More thunderstorms have been passing by in the last few days. This morning was a huge one that came right overhead with lightening strikes all around. The closest bolt hit the sea only 400 metres away and near to boats anchored in the pool. An enormous spark whacked into the surface and then re-sparked brighter back up the same path, the thunderclap was coincident and the sea was steaming at the point of contact. Later, while chatting on the SSB Net, another vessel anchored in the Pool thought we had been struck which gives an idea of the proximity. After about an hour of close crashes, Sue frequently scurrying into the aft cabin to hide in the dark, the storm moved off to the west. A sunny and hot day and now the grey ominous clouds are gathering for another pop so need to pick a moment to plug the antenna back in and send this update.

The photo is a bit of a Nexus (Star-trek fans will know what this is) effect in the sky, a lot of crazy cloud formations and gorgeous sunsets/moonrises at the moment, when we can actually see the heavens, that is.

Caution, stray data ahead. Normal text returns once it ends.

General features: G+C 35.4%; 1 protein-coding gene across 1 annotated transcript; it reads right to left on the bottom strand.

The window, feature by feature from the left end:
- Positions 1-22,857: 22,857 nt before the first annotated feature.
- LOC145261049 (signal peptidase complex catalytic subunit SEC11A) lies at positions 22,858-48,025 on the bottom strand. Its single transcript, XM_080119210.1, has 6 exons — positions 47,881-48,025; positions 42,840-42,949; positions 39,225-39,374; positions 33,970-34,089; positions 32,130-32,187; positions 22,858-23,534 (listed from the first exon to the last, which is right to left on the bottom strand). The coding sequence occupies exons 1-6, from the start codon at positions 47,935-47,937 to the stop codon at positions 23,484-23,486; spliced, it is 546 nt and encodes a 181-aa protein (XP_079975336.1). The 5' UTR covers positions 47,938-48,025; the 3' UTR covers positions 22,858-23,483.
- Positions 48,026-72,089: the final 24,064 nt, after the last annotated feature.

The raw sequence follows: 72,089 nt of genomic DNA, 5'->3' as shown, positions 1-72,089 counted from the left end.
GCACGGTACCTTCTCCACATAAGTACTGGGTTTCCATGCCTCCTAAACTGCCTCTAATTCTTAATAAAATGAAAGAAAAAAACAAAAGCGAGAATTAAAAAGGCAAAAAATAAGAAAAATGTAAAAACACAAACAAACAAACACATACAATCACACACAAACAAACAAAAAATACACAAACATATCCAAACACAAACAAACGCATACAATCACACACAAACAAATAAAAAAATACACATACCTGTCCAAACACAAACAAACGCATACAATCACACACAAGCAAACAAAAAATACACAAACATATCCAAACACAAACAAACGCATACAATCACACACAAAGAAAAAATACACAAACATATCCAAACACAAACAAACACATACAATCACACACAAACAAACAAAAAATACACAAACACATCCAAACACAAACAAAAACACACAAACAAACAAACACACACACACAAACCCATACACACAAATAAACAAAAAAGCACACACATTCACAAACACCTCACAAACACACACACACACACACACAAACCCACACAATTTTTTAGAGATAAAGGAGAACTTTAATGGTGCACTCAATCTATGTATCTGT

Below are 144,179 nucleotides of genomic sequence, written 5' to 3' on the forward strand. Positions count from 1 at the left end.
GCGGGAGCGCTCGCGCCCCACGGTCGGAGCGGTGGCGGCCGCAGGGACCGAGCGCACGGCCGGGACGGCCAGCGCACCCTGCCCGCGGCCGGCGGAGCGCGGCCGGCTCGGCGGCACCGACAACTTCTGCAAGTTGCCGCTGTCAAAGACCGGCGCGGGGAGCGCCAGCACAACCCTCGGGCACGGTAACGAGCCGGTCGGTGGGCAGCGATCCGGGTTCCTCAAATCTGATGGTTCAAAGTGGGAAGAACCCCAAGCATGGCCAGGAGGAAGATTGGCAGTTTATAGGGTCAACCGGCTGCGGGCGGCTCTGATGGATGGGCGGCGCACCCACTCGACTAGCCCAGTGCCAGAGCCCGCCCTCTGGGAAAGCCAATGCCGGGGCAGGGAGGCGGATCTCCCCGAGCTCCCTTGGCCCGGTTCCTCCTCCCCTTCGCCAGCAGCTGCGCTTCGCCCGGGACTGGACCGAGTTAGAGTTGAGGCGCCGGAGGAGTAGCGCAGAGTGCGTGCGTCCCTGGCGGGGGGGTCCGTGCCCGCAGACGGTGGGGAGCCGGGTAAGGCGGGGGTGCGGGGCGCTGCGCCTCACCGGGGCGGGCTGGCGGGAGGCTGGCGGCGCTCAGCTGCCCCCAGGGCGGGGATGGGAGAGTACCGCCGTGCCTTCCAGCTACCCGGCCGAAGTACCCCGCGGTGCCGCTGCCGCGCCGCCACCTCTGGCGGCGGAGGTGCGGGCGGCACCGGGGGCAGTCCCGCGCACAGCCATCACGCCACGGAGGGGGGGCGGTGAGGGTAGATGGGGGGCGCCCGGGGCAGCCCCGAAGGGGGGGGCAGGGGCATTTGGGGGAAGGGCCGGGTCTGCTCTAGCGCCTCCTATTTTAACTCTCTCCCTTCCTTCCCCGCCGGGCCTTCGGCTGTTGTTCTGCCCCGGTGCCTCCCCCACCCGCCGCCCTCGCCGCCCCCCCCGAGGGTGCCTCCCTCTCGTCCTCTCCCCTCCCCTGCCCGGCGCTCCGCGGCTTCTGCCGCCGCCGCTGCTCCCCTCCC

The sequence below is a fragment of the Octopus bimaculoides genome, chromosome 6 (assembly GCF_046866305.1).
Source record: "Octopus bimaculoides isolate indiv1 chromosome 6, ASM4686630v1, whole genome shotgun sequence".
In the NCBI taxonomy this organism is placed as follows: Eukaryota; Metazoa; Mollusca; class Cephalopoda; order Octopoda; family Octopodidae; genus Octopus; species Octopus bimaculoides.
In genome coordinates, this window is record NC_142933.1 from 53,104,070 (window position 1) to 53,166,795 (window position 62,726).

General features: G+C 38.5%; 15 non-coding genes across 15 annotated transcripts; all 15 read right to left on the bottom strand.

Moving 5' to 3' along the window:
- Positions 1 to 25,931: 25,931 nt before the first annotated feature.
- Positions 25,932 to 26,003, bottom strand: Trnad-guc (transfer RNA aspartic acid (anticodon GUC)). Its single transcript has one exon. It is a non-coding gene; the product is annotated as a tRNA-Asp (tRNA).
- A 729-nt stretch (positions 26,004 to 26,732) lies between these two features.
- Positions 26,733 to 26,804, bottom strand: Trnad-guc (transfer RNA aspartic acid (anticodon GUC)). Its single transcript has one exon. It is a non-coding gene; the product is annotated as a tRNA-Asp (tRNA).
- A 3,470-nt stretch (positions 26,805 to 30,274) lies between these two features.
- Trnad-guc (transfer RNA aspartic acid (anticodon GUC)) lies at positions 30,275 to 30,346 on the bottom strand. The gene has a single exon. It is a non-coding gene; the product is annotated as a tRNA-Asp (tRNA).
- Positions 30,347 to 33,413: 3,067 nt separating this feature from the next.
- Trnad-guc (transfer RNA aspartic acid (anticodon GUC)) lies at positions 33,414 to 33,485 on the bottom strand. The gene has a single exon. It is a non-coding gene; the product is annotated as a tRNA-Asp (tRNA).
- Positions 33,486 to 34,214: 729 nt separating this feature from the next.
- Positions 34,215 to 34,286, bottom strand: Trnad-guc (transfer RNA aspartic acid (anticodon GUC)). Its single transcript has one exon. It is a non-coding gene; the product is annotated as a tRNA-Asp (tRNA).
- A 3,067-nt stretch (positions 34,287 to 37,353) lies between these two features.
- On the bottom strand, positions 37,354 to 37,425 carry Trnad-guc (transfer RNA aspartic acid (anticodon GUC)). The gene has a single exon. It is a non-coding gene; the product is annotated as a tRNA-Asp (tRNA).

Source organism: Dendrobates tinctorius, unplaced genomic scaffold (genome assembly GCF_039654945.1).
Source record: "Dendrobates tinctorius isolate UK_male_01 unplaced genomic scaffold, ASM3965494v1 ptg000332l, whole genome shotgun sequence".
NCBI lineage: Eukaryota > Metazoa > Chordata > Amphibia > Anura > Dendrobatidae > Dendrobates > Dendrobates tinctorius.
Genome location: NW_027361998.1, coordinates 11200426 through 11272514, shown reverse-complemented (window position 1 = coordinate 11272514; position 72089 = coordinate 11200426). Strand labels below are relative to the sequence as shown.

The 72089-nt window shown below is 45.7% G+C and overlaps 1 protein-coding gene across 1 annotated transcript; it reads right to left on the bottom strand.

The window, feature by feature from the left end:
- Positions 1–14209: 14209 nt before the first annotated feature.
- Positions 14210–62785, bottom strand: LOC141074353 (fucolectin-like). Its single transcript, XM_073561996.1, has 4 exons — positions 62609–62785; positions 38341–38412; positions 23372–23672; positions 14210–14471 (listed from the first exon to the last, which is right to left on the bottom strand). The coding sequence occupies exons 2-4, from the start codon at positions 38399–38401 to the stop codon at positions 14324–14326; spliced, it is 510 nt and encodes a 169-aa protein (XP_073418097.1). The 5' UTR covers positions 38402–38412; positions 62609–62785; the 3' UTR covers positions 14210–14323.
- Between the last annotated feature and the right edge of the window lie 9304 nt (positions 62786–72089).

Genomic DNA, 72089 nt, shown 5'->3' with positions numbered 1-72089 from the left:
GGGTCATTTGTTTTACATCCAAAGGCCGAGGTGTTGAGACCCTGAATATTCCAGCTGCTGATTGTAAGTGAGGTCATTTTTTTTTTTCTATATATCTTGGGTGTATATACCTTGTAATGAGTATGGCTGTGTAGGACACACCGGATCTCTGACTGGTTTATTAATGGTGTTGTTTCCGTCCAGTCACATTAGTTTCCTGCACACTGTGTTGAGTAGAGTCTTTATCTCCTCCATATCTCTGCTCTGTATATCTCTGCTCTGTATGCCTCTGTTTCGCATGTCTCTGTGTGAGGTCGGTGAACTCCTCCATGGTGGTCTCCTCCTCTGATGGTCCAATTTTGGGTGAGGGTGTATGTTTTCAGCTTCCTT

News & Updates
Three Rays in Sunshine
Sue & Andy
30/Sep/2012, Hollandes Cays - Panama

A visit from a dug-out canoe with two Kuna ladies and a small babe in arms. Molas for sale and the toughest sales drive we have seen so far. Haggling was the order of the day; showing what we had purchased further east and a discussion of the quality required secured three more good examples.

Late yesterday afternoon the skies clouded over and we were subjected to the torrent supplied by two separate thunderheads that took turns to deluge the anchorage. While we were negotiating the mola purchases these storms were girding their loins; a conch shell mournfully sounded, blown by a lone man in a distant canoe. We were told this meant "Muchos Viento" (lots of wind) from the south. Unsurprisingly, a south wind would be quite a threat for the kunas in their dug-outs as it might drive them offshore and into the Caribbean Sea, they seem to be constantly bailing water anyway, using a calabash shell as a scoop, even in fine weather. Fortunately, the wind only came to below 20 knots and proved our holding to be adequate.